The Supreme Court dealt Kobach a major setback last June when it refused to take up a lower court’s ruling that states could not force the feds to require proof of citizenship on the federal voting registration form. A previous 2013 Supreme Court decision said Arizona could not require those using the federal form to show proof of citizenship, though the court said that states could ask the EAC to change the form to meet the state requirements.
Previously, because Kobach was not able to get a court to force the federal government to change the federal voting form to require proof of citizenship, Kansas residents without the required documentation for the state law could still register with the federal form and vote in federal elections. (The previous federal form did require those registering to vote sign an affidavit under penalty of perjury affirming that they are citizens, but did not require proof of citizenship.)
A Kansas state court had also ruled in January against the two-tiered system, suggesting that those without proof of citizenship would be able to vote in state elections as well.
With Newby’s approval of the new form — which he also approved for Georgia and Alabama — however, those potential voters could be barred from the electoral process entirely.
“That is the way the system is supposed to work,” Kobach told TPM. “The National Voting Registration Act, and the Help America Vote Act charged the EAC with cooperating with states to work on the content on the federal form so it reflects the state law. It was never Congress’ intent to create a separate set of qualifications for voting for federal office that differ from those for state offices.”
But Newby’s approval of the form did not have the support of the full commission. EAC vice chair Thomas Hicks, the lone Democratic-appointee, accused Newby of acting “unilaterally” and breaking with commission protocol for proposing any “material” changes to the federal form.
“The Commission has addressed this matter several times over the last decade and voted to decline requests to add conflicting language to the federal voter registration form,” Hicks said in a statement. “As such, I believe that this decision constitutes a change of policy, which can only be made following official adoption by at least three Commissioners.”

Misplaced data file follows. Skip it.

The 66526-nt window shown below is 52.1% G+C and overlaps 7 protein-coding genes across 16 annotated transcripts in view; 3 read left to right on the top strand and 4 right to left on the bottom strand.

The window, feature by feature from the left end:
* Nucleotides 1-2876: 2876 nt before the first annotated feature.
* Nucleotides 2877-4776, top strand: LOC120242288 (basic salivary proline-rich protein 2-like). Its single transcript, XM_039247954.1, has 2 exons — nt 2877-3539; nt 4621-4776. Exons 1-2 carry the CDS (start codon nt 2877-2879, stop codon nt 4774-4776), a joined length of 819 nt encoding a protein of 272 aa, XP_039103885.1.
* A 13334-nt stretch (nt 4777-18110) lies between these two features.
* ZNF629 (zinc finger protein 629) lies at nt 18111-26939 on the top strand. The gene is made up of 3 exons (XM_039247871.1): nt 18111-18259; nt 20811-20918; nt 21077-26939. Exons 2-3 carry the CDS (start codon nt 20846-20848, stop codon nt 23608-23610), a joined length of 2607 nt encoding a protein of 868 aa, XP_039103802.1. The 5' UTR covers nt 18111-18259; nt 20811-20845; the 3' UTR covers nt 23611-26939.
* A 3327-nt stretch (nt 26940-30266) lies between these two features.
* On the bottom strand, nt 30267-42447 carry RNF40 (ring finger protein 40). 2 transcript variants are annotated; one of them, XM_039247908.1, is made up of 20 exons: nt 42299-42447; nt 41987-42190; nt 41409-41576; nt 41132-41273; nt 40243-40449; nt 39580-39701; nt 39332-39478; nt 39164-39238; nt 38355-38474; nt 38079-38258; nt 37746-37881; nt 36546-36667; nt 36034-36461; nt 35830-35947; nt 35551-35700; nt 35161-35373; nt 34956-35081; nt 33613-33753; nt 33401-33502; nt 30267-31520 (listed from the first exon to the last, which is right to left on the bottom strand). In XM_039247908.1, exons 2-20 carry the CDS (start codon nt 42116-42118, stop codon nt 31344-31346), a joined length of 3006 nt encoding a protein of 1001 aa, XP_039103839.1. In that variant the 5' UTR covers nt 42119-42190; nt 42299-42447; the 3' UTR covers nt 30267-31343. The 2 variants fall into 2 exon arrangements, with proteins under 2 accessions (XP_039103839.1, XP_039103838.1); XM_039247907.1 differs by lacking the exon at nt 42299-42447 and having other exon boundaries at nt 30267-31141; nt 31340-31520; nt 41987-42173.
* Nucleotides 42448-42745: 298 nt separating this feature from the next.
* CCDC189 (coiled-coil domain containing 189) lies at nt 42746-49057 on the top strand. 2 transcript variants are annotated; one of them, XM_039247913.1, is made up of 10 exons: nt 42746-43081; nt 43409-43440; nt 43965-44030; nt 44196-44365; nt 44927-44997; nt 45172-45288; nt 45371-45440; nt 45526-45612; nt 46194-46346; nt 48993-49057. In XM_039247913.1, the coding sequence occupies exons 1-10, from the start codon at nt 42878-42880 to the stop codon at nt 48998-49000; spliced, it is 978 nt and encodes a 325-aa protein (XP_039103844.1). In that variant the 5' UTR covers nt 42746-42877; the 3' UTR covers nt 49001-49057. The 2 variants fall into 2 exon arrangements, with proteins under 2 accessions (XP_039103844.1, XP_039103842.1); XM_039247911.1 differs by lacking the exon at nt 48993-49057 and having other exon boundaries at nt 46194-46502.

In an interview with MSNBC, Newby said he could issue the policy on his own — though he tried to make the distinction that he wasn’t changing the form itself but rather the instructions that accompany it. He also rebutted claims his previous relationship with Kobach created a personal conflict.
Kobach, meanwhile, told TPM that Newby’s approval was the “the appropriate way the agency should handle these state requests,” claiming the practice of a director handling such requests on his own had only stopped in recent years when there was only an acting director who feared she didn’t have the proper authority, not an appointed director like Newby.
Kobach also said there was “nothing out of ordinary” about his relationship with Newby.
“We have very good relations in my office with all of my county officers, and that crosses a partisan divide as well,” Kobach said.
The state of Kansas sent the EAC its request for the approval four days after Newby’s last day at his Kansas post, but Kobach said any communication between Kansas and Newby while the request was pending was limited to courtesy calls about when a decision could be expected.
“He didn’t make any promises or assurances to the state of Kansas,” Kobach said. “We asked when we could expect an answer, so there was communication when the decision would be forthcoming from the executive director.”
The fate of the form, however, is still uncertain. Hicks said he is looking into how the commission can address the change, and Micah Kubic, the executive director of the American Civil Liberties Union of Kansas, said in an email to TPM the organization was “weighing all of the options available to us.”
Kobach, meanwhile, didn’t rule out that the move could face a legal challenge, but did not seem too concerned with the backlash.
“The proof-of-citizenship requirement has been overwhelmingly well received. The public reaction has been positive,” he said. “In fact, some of the opinion surveys indicate that it’s even more well liked than our photo ID requirement.”